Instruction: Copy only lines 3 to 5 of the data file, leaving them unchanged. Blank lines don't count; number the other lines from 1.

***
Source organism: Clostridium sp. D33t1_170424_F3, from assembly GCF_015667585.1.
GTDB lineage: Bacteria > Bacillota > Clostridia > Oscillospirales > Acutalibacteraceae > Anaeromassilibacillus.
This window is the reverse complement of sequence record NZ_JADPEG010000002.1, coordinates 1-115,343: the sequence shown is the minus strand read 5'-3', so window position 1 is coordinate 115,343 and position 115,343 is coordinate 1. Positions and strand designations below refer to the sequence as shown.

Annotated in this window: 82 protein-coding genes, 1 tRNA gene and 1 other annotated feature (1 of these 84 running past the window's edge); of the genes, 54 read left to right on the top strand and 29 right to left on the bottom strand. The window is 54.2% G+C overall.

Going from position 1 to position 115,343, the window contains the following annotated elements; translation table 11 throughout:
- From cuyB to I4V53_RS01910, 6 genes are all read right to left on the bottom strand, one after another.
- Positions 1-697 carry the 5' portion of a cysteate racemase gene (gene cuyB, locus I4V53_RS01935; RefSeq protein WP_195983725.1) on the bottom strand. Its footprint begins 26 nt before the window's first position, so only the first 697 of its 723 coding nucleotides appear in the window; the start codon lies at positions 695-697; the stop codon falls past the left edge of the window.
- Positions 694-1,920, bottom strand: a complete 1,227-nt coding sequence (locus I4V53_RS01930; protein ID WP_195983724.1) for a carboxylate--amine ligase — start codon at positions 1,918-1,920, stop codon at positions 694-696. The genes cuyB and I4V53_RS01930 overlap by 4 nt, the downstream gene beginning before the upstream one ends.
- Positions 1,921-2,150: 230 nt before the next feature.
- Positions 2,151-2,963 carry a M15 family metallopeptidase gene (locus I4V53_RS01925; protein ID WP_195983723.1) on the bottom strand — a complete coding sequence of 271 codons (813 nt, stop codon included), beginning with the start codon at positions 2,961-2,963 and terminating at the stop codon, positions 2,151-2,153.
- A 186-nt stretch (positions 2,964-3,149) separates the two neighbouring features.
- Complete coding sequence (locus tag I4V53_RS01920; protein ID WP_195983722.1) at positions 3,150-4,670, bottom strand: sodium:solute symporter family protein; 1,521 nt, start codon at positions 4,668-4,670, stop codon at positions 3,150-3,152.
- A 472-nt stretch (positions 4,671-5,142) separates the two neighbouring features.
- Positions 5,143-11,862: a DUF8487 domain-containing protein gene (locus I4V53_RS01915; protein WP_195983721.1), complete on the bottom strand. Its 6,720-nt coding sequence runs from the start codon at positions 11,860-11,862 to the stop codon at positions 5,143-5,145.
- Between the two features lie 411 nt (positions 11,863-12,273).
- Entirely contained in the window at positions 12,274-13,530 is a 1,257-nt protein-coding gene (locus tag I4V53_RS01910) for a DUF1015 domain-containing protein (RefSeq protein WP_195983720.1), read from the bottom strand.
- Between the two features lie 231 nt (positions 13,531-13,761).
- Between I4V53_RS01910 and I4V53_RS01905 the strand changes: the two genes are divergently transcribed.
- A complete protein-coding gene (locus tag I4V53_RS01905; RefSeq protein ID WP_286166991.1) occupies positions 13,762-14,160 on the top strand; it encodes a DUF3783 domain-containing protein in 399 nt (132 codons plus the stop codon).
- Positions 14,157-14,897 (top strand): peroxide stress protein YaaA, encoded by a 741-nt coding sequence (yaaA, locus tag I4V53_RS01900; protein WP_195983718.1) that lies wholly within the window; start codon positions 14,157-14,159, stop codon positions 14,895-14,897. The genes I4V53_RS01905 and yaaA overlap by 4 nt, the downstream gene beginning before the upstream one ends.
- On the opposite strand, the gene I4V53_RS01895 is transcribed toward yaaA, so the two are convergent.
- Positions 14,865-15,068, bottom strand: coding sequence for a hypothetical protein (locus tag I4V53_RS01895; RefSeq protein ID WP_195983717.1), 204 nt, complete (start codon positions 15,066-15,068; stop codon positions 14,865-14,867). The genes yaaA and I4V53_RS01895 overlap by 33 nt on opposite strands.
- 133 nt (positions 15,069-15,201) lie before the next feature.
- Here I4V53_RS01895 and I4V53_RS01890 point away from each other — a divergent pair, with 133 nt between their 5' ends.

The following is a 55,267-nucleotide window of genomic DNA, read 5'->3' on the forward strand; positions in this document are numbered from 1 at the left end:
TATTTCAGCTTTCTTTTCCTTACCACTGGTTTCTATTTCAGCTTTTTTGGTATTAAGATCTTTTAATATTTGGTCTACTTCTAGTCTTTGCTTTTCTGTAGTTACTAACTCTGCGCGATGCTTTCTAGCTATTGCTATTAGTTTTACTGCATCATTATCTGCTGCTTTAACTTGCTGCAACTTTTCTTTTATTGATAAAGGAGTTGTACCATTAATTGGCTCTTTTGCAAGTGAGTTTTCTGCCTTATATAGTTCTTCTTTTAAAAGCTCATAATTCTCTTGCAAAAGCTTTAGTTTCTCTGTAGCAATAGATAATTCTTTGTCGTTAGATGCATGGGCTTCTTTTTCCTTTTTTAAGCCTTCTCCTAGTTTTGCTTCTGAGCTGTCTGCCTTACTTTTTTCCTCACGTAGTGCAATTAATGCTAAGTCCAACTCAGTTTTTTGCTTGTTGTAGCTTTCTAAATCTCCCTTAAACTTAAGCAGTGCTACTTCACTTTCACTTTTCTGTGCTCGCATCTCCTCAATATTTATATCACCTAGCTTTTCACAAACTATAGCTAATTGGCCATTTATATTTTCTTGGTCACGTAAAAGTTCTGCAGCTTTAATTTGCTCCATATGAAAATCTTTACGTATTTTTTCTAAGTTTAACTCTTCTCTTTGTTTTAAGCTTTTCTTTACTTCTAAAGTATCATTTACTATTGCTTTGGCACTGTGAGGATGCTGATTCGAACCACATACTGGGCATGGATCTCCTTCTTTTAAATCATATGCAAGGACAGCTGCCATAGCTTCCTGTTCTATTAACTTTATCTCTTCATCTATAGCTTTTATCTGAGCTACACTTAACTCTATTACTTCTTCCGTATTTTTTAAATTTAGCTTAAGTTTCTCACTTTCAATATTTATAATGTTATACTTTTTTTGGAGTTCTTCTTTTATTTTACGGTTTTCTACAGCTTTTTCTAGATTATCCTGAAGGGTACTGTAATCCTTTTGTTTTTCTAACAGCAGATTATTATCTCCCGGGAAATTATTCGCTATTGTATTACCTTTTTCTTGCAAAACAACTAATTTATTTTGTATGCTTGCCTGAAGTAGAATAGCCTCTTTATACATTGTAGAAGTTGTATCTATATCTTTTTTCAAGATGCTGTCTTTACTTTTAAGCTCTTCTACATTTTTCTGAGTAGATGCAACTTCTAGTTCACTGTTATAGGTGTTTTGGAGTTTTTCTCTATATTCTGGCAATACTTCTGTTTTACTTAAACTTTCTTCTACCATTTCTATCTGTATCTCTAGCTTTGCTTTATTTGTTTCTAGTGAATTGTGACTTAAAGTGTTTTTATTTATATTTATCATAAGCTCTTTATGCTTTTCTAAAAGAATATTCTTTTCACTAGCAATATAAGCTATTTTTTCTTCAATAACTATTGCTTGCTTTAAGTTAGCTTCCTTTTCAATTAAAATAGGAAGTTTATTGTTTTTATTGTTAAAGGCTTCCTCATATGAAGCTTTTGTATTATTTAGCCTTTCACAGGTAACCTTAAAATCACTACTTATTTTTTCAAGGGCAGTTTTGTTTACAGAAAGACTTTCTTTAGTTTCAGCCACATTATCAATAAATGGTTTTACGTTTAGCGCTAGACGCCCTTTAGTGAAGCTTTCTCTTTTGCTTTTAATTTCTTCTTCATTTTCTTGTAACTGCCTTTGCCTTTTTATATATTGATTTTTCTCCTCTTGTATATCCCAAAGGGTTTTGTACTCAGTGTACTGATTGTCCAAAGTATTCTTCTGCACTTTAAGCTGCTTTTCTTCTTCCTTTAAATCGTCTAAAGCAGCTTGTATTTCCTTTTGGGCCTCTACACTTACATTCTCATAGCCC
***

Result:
This window is the reverse complement of sequence record NZ_JADPEG010000002.1, coordinates 1-115,343: the sequence shown is the minus strand read 5'-3', so window position 1 is coordinate 115,343 and position 115,343 is coordinate 1. Positions and strand designations below refer to the sequence as shown.

Annotated in this window: 82 protein-coding genes, 1 tRNA gene and 1 other annotated feature (1 of these 84 running past the window's edge); of the genes, 54 read left to right on the top strand and 29 right to left on the bottom strand. The window is 54.2% G+C overall.

Going from position 1 to position 115,343, the window contains the following annotated elements; translation table 11 throughout: